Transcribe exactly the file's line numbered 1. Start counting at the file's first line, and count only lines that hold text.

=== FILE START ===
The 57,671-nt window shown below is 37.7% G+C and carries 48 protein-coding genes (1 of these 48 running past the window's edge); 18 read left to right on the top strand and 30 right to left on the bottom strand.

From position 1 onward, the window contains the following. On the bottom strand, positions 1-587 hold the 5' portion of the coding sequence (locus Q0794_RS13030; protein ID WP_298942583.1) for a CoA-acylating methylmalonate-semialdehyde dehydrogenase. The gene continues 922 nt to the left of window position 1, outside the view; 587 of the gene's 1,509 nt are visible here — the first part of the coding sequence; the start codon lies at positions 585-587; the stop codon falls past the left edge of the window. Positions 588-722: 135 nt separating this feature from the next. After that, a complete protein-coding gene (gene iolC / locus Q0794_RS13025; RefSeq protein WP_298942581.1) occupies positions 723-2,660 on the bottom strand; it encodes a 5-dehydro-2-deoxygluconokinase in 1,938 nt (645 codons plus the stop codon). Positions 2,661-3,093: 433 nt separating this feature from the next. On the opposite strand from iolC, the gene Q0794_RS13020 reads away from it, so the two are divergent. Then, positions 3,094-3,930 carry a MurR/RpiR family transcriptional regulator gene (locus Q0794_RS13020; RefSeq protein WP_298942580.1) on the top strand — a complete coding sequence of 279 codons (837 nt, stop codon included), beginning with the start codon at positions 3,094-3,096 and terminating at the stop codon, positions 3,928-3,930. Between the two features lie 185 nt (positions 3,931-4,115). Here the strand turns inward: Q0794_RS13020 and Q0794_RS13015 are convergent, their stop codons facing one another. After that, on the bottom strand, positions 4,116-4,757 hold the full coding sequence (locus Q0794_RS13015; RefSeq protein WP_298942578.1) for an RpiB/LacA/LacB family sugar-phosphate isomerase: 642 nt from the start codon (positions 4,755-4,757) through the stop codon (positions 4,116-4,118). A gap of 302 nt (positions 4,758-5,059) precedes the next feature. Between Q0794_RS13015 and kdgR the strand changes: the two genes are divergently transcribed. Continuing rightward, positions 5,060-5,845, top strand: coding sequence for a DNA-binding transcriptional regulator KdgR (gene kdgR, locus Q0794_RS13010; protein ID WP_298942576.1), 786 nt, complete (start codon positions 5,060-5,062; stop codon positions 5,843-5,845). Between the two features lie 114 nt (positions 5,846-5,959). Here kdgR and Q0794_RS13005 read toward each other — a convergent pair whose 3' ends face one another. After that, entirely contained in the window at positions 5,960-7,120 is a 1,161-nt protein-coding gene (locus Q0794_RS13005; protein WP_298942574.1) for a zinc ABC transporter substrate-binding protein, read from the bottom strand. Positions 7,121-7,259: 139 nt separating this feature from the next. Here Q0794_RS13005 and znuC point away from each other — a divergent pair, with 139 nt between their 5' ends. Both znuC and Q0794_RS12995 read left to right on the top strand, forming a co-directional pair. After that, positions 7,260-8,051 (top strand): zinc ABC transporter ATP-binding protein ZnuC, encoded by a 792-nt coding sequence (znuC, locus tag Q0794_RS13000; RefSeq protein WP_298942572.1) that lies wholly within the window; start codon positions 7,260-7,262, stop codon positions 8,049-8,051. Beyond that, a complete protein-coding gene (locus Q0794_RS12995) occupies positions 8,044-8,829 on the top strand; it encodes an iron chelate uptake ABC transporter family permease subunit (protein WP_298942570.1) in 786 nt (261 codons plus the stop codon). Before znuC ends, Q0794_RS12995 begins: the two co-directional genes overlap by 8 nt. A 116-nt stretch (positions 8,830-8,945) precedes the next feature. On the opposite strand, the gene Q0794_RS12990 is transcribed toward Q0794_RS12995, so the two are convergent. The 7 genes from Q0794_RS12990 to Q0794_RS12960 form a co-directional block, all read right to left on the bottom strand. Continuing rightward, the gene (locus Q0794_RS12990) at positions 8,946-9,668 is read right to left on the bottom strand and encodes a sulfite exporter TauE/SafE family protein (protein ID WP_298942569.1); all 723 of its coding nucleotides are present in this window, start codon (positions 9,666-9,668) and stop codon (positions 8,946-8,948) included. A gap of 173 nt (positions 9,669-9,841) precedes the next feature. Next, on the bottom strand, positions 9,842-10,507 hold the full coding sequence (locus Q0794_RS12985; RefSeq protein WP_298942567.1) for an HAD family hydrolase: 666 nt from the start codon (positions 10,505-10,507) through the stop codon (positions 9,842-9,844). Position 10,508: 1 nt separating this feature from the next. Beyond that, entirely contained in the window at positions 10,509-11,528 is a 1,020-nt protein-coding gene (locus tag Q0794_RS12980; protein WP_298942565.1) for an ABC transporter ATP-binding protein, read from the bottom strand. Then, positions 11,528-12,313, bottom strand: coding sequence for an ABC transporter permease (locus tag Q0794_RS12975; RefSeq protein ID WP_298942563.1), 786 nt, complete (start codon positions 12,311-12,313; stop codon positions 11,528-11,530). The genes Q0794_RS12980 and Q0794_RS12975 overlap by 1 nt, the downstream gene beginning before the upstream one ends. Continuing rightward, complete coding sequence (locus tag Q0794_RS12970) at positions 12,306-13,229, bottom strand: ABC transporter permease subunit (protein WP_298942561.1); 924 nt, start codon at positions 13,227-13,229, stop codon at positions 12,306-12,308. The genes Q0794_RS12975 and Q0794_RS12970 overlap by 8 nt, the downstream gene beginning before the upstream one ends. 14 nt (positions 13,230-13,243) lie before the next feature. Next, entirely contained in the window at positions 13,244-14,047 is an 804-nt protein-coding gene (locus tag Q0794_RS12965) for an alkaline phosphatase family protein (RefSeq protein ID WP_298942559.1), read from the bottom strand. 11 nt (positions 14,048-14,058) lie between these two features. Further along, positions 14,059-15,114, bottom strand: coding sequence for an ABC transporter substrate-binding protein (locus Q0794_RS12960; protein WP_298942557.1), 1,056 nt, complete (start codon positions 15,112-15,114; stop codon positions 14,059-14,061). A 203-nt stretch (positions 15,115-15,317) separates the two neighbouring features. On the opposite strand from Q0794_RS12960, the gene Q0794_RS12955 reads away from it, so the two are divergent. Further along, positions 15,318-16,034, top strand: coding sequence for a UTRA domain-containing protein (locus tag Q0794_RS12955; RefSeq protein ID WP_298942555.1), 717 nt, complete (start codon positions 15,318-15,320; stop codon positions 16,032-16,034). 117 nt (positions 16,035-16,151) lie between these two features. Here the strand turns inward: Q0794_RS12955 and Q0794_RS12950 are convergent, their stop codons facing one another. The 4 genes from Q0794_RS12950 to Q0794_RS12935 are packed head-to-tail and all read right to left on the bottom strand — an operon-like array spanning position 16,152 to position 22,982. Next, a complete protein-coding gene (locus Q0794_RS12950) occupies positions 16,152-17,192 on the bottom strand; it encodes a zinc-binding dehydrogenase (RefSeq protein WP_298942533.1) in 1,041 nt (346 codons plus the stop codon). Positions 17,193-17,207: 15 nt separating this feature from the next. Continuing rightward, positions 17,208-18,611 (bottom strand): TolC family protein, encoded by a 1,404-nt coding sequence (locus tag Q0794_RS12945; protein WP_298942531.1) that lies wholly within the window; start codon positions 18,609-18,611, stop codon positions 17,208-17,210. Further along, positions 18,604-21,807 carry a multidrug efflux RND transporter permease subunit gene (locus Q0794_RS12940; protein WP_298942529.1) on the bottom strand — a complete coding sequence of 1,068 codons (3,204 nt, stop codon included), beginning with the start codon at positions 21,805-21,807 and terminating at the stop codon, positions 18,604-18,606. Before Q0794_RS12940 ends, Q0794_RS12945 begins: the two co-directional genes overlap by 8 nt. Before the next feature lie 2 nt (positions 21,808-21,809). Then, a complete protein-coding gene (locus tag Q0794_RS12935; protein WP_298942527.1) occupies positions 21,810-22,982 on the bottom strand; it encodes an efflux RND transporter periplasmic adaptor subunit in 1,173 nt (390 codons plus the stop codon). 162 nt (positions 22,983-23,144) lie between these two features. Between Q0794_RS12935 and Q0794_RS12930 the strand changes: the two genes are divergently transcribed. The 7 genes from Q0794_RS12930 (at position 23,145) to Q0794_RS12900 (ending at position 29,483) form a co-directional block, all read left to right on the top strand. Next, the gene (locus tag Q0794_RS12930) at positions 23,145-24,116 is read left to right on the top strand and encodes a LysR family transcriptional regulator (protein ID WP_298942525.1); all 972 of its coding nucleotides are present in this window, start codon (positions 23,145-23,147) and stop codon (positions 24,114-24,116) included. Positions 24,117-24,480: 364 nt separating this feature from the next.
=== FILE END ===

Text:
The 57,671-nt window shown below is 37.7% G+C and carries 48 protein-coding genes (1 of these 48 running past the window's edge); 18 read left to right on the top strand and 30 right to left on the bottom strand.